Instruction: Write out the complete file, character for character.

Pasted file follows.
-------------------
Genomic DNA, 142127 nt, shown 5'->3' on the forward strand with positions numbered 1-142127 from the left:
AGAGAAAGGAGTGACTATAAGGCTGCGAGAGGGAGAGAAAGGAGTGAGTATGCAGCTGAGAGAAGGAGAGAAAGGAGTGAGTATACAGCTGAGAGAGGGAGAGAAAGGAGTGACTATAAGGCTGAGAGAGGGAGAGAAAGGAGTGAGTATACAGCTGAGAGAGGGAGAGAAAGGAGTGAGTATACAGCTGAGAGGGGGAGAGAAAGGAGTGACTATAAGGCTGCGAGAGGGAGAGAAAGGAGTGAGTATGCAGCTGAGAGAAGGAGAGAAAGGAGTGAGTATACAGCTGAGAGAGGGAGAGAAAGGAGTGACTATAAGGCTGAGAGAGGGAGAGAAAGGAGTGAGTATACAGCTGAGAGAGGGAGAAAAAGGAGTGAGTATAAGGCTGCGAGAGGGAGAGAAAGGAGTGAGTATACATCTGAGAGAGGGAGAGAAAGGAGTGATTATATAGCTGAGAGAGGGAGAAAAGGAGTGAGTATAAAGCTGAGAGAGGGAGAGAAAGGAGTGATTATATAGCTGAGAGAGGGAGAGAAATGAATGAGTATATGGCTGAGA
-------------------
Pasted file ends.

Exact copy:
Genomic DNA, 142127 nt, shown 5'->3' on the forward strand with positions numbered 1-142127 from the left:
AGAGAAAGGAGTGACTATAAGGCTGCGAGAGGGAGAGAAAGGAGTGAGTATGCAGCTGAGAGAAGGAGAGAAAGGAGTGAGTATACAGCTGAGAGAGGGAGAGAAAGGAGTGACTATAAGGCTGAGAGAGGGAGAGAAAGGAGTGAGTATACAGCTGAGAGAGGGAGAGAAAGGAGTGAGTATACAGCTGAGAGGGGGAGAGAAAGGAGTGACTATAAGGCTGCGAGAGGGAGAGAAAGGAGTGAGTATGCAGCTGAGAGAAGGAGAGAAAGGAGTGAGTATACAGCTGAGAGAGGGAGAGAAAGGAGTGACTATAAGGCTGAGAGAGGGAGAGAAAGGAGTGAGTATACAGCTGAGAGAGGGAGAAAAAGGAGTGAGTATAAGGCTGCGAGAGGGAGAGAAAGGAGTGAGTATACATCTGAGAGAGGGAGAGAAAGGAGTGATTATATAGCTGAGAGAGGGAGAAAAGGAGTGAGTATAAAGCTGAGAGAGGGAGAGAAAGGAGTGATTATATAGCTGAGAGAGGGAGAGAAATGAATGAGTATATGGCTGAGA